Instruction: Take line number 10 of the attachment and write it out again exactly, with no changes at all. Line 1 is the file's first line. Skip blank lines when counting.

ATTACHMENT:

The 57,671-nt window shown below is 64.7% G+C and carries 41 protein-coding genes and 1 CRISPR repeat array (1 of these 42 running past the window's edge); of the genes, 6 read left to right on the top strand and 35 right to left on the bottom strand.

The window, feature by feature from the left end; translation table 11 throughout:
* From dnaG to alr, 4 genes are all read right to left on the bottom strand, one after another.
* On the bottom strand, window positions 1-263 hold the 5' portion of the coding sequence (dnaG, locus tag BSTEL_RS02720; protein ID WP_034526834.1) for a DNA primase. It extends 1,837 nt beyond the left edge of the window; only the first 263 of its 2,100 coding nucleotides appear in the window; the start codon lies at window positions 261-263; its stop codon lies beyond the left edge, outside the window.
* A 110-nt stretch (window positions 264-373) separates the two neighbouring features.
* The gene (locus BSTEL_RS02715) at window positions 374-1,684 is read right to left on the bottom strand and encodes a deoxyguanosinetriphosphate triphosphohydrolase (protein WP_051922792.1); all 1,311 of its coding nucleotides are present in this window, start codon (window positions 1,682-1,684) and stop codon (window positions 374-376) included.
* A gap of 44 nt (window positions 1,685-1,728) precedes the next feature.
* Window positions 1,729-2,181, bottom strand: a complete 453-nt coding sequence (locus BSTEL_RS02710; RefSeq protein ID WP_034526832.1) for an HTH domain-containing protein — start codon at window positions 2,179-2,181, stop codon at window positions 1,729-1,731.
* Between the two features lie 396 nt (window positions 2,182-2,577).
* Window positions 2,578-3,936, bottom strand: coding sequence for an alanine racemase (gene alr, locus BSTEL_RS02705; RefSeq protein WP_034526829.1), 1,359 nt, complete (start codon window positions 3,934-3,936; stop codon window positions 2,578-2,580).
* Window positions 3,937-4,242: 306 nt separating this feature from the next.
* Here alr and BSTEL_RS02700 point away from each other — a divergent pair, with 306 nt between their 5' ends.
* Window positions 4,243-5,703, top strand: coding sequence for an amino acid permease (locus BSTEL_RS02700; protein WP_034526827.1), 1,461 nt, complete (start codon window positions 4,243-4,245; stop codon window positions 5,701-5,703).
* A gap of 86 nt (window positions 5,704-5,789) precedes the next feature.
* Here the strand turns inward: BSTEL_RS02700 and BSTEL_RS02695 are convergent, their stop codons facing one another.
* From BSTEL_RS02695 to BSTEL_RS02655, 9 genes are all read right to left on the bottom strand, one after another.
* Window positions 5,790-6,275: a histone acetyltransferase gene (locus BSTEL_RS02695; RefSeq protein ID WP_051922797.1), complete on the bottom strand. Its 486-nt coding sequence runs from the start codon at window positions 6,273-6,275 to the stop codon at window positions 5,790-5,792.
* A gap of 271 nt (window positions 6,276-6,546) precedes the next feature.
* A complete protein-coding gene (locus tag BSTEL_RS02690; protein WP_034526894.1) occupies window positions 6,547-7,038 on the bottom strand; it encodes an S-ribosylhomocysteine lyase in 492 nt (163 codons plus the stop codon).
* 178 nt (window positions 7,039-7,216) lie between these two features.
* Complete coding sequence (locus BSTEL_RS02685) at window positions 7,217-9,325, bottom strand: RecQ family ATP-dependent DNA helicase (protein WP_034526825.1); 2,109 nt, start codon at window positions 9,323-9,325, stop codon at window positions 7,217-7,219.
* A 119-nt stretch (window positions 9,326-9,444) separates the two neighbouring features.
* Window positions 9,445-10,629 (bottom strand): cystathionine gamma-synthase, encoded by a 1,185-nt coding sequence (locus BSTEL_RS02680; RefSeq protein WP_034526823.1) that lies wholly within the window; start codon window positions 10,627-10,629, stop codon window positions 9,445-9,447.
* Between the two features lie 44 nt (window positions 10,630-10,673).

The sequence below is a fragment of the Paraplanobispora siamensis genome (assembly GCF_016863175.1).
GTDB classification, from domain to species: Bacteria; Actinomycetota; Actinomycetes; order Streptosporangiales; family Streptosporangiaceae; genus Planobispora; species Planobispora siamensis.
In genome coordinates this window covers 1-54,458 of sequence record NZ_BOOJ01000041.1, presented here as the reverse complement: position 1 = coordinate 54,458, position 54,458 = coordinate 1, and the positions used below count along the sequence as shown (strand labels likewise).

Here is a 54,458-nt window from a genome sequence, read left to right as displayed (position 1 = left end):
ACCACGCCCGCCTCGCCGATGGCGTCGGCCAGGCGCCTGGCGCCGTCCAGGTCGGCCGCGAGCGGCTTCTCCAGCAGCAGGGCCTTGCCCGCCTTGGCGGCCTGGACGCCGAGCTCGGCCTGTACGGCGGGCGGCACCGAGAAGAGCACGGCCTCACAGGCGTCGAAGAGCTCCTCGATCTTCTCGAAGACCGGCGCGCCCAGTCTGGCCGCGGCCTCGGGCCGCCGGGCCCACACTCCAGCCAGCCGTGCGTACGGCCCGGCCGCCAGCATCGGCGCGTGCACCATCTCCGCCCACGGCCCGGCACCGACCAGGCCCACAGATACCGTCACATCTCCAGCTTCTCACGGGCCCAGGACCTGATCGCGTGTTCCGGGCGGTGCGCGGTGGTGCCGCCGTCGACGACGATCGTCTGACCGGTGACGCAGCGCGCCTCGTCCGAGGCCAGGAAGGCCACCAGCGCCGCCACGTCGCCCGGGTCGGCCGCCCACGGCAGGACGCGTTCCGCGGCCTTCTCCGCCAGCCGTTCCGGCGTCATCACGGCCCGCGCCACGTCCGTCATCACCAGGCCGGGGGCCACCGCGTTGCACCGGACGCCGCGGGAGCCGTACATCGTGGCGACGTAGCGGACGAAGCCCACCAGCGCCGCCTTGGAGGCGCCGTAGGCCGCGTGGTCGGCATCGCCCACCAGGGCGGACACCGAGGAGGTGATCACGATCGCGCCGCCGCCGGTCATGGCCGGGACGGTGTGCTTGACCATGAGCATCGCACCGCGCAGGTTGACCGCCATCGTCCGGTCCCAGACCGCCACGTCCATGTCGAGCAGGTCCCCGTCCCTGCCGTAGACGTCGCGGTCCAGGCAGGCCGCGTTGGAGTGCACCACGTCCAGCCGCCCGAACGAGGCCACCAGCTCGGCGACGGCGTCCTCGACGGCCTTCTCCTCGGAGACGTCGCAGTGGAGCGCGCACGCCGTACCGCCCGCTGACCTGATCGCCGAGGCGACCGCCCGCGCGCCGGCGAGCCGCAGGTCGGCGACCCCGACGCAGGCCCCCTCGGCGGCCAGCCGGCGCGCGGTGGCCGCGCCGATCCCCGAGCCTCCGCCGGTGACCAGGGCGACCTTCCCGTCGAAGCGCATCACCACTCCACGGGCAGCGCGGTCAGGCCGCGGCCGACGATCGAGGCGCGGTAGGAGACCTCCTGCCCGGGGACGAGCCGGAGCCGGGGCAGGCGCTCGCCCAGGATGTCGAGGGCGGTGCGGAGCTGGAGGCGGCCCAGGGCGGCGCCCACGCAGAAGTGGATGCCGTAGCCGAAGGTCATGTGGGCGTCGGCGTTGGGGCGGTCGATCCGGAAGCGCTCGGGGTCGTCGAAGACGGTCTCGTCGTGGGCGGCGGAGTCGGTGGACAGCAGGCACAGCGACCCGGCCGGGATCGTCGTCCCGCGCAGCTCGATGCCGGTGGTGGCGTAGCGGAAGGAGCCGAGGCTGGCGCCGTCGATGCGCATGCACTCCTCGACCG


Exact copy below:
* Window positions 2,578-3,936, bottom strand: coding sequence for an alanine racemase (gene alr, locus BSTEL_RS02705; RefSeq protein WP_034526829.1), 1,359 nt, complete (start codon window positions 3,934-3,936; stop codon window positions 2,578-2,580).